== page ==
Blog: Embracing Ramadan on campus

Written by Salimah Hossain 

Assalamu alaikum (may peace be on you)!  

I’m Salimah, a second-year Medicine student at UoB and a member of UoB’s Islamic Society

As Ramadan begins, Muslims across the world are looking forward to reconnecting more with Allah (God) and Islam. Curious to know more about the blessed month? I’m here to shed some light. 

Ramadan is the ninth month of the Islamic calendar, and this year will fall between the 10 March – 9 April. It encompasses many things, but here are some of the main ideas. 


In Ramadan, Muslims fast from dawn till sunset. We have two meals – ‘sehri’ (or ‘suhoor’), which we eat before the sun rises, and ‘iftar’, the meal we eat to break our fast after sunset. Between these two times, we don’t eat or drink anything (yes, not even water!) 

As to why we fast, it is stated in the Qur’an (the holy book in Islam): ‘Fasting is prescribed for you – as it was for those before you – so perhaps you will become mindful of Allah’. (2:183). Fasting (known as ‘sawm’ in Arabic) is also a pillar in Islam. 

Although initially some might find the prospect daunting, Muslims look forward to fasting! By going without food or water for long periods of the day, we can appreciate all the blessings we have, and try to be grateful for basic necessities that many unfortunately lack. We also aren’t distracted by food during this time which is a change as many often revolve their day around food (that’s not to say I don’t enjoy a Pepe’s outside of Ramadan though!).  

Fasting can be intense. However, as stated in the Qur’an, Allah does ‘not burden a soul more that they can bear’ and some groups are exempt from fasting (such as if you are on your period, or sick, or have a valid reason as to why you have to eat/drink). 

Prayer and the Holy Book 

Ramadan is a month focussed on both spiritual change and physical. Alongside fasting, we try and increase our acts of worship and good deeds. We perform ‘taraweeh’ (a type of prayer) after we have broken our fast, which is done in congregation and used to spend more time in prayer. Ramadan is also extremely important since it is the month the Qur’an was revealed to the final messenger, Prophet Muhammed (peace be upon him), and so Muslims immerse themselves in reading and pondering on this important text.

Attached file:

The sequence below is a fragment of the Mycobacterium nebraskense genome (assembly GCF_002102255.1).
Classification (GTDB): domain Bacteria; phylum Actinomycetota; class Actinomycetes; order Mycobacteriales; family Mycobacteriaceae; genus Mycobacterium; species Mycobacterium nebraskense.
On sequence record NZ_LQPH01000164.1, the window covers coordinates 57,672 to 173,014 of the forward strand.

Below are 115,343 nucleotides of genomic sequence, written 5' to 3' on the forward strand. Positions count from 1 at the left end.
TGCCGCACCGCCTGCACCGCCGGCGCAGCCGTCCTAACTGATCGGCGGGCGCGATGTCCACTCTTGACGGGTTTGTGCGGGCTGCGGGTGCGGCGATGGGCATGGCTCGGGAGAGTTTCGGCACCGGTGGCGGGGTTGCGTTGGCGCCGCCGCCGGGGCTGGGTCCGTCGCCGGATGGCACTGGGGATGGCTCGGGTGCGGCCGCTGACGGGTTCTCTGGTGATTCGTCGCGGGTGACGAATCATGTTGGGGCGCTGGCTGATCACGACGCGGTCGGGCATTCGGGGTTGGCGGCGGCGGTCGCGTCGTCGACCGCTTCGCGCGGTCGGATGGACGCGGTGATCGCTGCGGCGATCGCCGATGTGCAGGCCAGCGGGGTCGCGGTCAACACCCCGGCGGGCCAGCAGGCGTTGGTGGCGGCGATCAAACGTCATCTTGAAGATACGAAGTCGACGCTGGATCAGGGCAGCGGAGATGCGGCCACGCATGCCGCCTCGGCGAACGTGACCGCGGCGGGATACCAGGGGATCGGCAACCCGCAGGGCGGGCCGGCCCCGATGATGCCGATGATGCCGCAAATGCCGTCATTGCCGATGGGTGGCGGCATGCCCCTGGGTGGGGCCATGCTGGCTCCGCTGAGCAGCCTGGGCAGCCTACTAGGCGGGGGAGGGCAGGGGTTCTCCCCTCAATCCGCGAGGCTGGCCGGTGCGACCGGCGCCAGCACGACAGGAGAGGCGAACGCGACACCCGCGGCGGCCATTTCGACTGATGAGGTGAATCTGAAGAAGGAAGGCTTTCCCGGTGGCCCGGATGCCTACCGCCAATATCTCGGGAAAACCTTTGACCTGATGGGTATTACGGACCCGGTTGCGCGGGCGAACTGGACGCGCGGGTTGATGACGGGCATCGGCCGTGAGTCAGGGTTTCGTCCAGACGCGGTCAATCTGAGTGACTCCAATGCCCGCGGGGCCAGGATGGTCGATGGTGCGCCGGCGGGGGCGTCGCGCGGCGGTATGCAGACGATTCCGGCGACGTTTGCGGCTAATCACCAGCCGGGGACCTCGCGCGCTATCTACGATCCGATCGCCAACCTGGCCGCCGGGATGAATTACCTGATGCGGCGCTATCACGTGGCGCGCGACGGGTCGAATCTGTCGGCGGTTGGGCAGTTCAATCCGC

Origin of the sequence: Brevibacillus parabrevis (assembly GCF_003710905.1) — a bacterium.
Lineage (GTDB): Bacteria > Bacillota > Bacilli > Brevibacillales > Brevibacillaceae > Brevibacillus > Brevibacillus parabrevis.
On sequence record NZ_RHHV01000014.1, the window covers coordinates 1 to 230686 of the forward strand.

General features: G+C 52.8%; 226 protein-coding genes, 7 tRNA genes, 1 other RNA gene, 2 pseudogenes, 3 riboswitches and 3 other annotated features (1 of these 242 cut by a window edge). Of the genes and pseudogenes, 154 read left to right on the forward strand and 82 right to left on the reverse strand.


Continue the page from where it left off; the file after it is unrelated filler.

Habits and routine  

Ramadan is a time to develop oneself, in every aspect of their life. It’s the perfect time to make goals and create new habits that last long past the month has ended. For example, I want to develop my relationship with the Qur’an and read more! I also want to focus on spending more time with my family and be mindful of the things I say and do. The opportunity arises to work on yourself due to the change of routine, so if you’re waiting for a chance to grow, it’s now.  

How to get involved on campus 

One of my favourite things about Ramadan is the unity and community. Muslims across campus come together for the sake of Allah and fast, pray and support each other. At UoB, the Islamic Society hosts free iftars every night where everyone is welcome to come and break their fast together. Some of my best memories include handing out dates with my friends before iftar and praying together late at night. The iftars are open to everyone, so if you fancy chatting with us or seeing what it’s like, feel free to pop in! 

The Islamic Society also hosts the one of the biggest events on campus – the annual Community Iftar! On Friday 15 March, between 15:00-21:00, join us in the Great Hall and Chancellor’s Court for an exhibition, speakers, and eventually a meal with many members of the community coming together to break our fast and enjoy the blessed, peaceful atmosphere. You are warmly invited to join us for a Ramadan night under campus lights – regardless of whether you observe Ramadan or not.



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